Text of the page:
2012 US Presidential Summer Outlook

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With the remaining Republican Presidential rival dropping out last week, Mitt Romney is now the undisputed Republican nominee for the President of the United States. President Barack Obama and Governor Mitt Romney have now launched full-scale attacks against one another to energise their respective bases in order to build up their funding and ground operations. Over the course of this summer,two key areas that could play major roles in the outcome of the presidential election are the economy and the makeup of the Electoral College.

Reactions to the economy remain the most important barometer in assessing the outcome of this election. Historical precedence shows that the summer economic lull generally hurts the incumbent. The summer is characterised by high petrol prices and unpredictable job numbers due to shifts in part time employment. Romney and the other Republican candidates have repeatedly railed against Obama on rising petrol prices which are sure to increase due to summer travel. Additionally, Americans will not find any mortgage relief this summer as real estate values continue to decline. Romney said, ‘It’s still the economy, but we’re not stupid’ last week, making a jab at Obama who has consistently argued that the economy is improving and will continue to improve if the President is given another term. Undoubtedly, the state of the economy this summer will play a pivotal role in whether or not people feel as if they are better off than they were four years ago.

While the economy will likely play into Romney’s favour, the makeup of the Electoral College plays into Obama’s hands. Key areas that will be important in this election are the Mountain West, the Rust belt, Virginia, North Carolina, and Florida. In the West, Obama is expected to pick up Colorado, Nevada, New Mexico and potentially Arizona due to his support for immigration reform and criticism of Arizona’s new immigration laws. Obama’s immigration policies have the potential to also help him in Florida due to its large Hispanic population. Romney’s hard-line stance against amnesty will make it difficult for him to gain the support of Hispanics. In 2008, Obama struggled to attain the support of white working class voters who constitute an important voting bloc in the Rust belt. Polls have Obama doing well in Ohio and Pennsylvania, but if Romney can succeed in making this election a referendum on the economy he can outperform Obama in both of these swing states. Lastly, economic and social issues will play a major role among Virginia and North Carolina voters who are traditionally moderate. Recent laws in Virginia threatening women’s reproductive rights are likely to hurt Romney, whereas his status as a moderate governor is likely to help him. These two states will definitely play major roles in deciding the outcome of the general election.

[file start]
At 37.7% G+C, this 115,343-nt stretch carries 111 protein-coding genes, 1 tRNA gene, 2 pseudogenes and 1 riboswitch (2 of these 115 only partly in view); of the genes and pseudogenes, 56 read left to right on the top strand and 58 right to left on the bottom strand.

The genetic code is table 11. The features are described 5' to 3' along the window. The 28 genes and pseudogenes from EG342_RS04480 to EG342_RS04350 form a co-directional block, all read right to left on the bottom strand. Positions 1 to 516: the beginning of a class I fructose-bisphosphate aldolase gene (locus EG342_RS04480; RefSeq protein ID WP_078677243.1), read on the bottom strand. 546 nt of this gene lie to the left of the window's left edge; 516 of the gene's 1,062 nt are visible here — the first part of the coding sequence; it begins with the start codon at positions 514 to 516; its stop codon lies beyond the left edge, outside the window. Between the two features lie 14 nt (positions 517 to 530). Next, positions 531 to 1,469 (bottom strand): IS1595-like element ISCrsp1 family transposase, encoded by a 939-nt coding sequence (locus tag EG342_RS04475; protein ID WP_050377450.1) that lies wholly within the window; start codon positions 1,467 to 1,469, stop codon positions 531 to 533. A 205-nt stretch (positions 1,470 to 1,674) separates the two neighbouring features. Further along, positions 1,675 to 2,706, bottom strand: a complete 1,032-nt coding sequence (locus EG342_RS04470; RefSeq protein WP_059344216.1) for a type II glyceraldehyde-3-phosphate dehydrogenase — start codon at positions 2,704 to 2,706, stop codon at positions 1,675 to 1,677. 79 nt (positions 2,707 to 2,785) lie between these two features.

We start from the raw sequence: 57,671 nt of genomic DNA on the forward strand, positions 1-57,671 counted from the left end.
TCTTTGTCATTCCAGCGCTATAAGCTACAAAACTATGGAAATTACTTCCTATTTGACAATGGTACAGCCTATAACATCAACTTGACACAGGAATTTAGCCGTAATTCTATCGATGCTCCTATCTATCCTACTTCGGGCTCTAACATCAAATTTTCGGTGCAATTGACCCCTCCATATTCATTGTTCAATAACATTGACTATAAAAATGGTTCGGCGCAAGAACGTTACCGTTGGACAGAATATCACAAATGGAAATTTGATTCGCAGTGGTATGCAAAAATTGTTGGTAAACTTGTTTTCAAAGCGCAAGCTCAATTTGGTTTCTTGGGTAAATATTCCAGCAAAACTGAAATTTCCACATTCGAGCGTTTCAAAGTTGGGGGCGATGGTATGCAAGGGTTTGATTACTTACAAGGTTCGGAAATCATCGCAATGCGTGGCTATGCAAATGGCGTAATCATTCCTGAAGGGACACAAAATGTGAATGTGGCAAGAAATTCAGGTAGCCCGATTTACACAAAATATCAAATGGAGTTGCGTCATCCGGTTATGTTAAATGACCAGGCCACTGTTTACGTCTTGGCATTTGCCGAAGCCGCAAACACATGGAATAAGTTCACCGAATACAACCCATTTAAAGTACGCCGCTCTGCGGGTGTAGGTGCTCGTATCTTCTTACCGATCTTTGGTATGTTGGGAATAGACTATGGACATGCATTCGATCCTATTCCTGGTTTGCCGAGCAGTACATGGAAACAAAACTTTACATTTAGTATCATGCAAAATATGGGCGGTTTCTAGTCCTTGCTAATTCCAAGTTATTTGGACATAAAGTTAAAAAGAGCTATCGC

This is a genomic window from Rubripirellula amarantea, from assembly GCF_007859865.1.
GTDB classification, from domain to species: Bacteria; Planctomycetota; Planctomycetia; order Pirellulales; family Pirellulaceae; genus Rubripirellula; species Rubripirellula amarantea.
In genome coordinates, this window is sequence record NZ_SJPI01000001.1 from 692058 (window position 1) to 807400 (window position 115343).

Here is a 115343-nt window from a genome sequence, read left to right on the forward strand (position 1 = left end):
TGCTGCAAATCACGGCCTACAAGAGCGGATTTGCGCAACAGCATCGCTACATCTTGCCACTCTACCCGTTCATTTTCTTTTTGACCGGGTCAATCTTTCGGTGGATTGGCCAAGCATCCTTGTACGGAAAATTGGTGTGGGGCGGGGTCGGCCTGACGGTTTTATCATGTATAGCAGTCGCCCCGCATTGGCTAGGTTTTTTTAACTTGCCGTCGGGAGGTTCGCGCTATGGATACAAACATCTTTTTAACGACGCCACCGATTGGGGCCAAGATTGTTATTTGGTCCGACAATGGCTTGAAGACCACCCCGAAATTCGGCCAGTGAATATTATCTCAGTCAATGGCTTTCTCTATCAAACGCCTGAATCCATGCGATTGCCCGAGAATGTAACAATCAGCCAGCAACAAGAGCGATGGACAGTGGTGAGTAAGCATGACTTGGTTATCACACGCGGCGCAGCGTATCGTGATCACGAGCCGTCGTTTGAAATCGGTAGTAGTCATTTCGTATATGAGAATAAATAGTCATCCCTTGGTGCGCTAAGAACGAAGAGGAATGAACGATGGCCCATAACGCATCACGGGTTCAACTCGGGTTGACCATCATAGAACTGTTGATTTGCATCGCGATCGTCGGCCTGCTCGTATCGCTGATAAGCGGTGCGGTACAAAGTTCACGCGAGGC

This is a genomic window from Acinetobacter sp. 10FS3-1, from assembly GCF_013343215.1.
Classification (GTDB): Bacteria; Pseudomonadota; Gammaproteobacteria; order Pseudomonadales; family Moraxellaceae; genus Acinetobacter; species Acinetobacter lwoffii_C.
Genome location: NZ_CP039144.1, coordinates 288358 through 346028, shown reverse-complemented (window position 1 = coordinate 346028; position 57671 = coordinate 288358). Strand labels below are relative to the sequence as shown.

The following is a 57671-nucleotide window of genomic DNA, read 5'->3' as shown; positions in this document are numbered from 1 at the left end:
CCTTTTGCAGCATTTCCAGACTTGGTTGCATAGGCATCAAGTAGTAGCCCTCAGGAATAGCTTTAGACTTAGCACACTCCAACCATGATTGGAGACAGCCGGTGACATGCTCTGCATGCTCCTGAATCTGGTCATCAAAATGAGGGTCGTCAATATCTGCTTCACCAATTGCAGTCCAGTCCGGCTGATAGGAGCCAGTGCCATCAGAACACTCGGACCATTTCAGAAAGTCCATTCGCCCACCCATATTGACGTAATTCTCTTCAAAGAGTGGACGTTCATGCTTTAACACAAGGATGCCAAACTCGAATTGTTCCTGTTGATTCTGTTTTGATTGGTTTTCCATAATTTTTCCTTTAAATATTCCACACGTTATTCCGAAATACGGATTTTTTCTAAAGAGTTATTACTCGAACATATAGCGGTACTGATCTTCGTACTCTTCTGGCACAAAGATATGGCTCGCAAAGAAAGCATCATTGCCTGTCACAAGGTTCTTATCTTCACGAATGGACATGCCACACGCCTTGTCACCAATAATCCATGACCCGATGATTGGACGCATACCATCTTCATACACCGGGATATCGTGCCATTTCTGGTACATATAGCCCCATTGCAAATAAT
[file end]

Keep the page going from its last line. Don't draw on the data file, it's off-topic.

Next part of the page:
Despite the fact that the campaign is already in full swing, the economy and how the campaign develops in key swing states will without a doubt be the most important issues to watch throughout this campaign cycle.

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